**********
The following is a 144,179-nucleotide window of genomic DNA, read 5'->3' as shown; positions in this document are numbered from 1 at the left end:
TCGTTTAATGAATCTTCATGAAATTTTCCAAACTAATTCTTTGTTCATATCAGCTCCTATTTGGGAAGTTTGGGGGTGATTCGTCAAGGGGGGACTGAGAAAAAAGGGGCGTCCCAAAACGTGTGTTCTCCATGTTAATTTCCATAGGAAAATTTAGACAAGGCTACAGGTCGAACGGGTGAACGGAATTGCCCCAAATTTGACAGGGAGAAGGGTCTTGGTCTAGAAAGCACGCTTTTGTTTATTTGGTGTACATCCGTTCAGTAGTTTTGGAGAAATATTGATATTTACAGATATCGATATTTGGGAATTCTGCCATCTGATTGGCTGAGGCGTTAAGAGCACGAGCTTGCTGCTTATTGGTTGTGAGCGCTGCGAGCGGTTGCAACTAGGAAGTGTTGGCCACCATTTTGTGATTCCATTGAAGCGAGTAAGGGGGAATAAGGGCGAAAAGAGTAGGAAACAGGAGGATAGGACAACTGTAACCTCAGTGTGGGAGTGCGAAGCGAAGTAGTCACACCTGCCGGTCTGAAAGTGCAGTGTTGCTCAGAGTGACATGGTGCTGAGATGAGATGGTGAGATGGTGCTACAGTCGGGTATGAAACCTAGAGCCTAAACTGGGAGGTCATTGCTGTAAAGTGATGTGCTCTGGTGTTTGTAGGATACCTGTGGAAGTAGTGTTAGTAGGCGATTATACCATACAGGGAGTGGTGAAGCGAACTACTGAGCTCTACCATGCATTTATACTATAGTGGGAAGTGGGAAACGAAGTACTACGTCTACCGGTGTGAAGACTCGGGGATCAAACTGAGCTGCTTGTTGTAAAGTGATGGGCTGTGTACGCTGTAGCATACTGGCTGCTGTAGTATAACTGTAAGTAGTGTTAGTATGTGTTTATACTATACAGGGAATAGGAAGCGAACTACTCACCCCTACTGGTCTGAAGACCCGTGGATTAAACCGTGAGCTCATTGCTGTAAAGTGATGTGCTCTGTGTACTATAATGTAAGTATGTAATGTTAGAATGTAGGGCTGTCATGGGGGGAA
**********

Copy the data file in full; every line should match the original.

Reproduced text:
The following is a 144,179-nucleotide window of genomic DNA, read 5'->3' as shown; positions in this document are numbered from 1 at the left end:
TCGTTTAATGAATCTTCATGAAATTTTCCAAACTAATTCTTTGTTCATATCAGCTCCTATTTGGGAAGTTTGGGGGTGATTCGTCAAGGGGGGACTGAGAAAAAAGGGGCGTCCCAAAACGTGTGTTCTCCATGTTAATTTCCATAGGAAAATTTAGACAAGGCTACAGGTCGAACGGGTGAACGGAATTGCCCCAAATTTGACAGGGAGAAGGGTCTTGGTCTAGAAAGCACGCTTTTGTTTATTTGGTGTACATCCGTTCAGTAGTTTTGGAGAAATATTGATATTTACAGATATCGATATTTGGGAATTCTGCCATCTGATTGGCTGAGGCGTTAAGAGCACGAGCTTGCTGCTTATTGGTTGTGAGCGCTGCGAGCGGTTGCAACTAGGAAGTGTTGGCCACCATTTTGTGATTCCATTGAAGCGAGTAAGGGGGAATAAGGGCGAAAAGAGTAGGAAACAGGAGGATAGGACAACTGTAACCTCAGTGTGGGAGTGCGAAGCGAAGTAGTCACACCTGCCGGTCTGAAAGTGCAGTGTTGCTCAGAGTGACATGGTGCTGAGATGAGATGGTGAGATGGTGCTACAGTCGGGTATGAAACCTAGAGCCTAAACTGGGAGGTCATTGCTGTAAAGTGATGTGCTCTGGTGTTTGTAGGATACCTGTGGAAGTAGTGTTAGTAGGCGATTATACCATACAGGGAGTGGTGAAGCGAACTACTGAGCTCTACCATGCATTTATACTATAGTGGGAAGTGGGAAACGAAGTACTACGTCTACCGGTGTGAAGACTCGGGGATCAAACTGAGCTGCTTGTTGTAAAGTGATGGGCTGTGTACGCTGTAGCATACTGGCTGCTGTAGTATAACTGTAAGTAGTGTTAGTATGTGTTTATACTATACAGGGAATAGGAAGCGAACTACTCACCCCTACTGGTCTGAAGACCCGTGGATTAAACCGTGAGCTCATTGCTGTAAAGTGATGTGCTCTGTGTACTATAATGTAAGTATGTAATGTTAGAATGTAGGGCTGTCATGGGGGGAA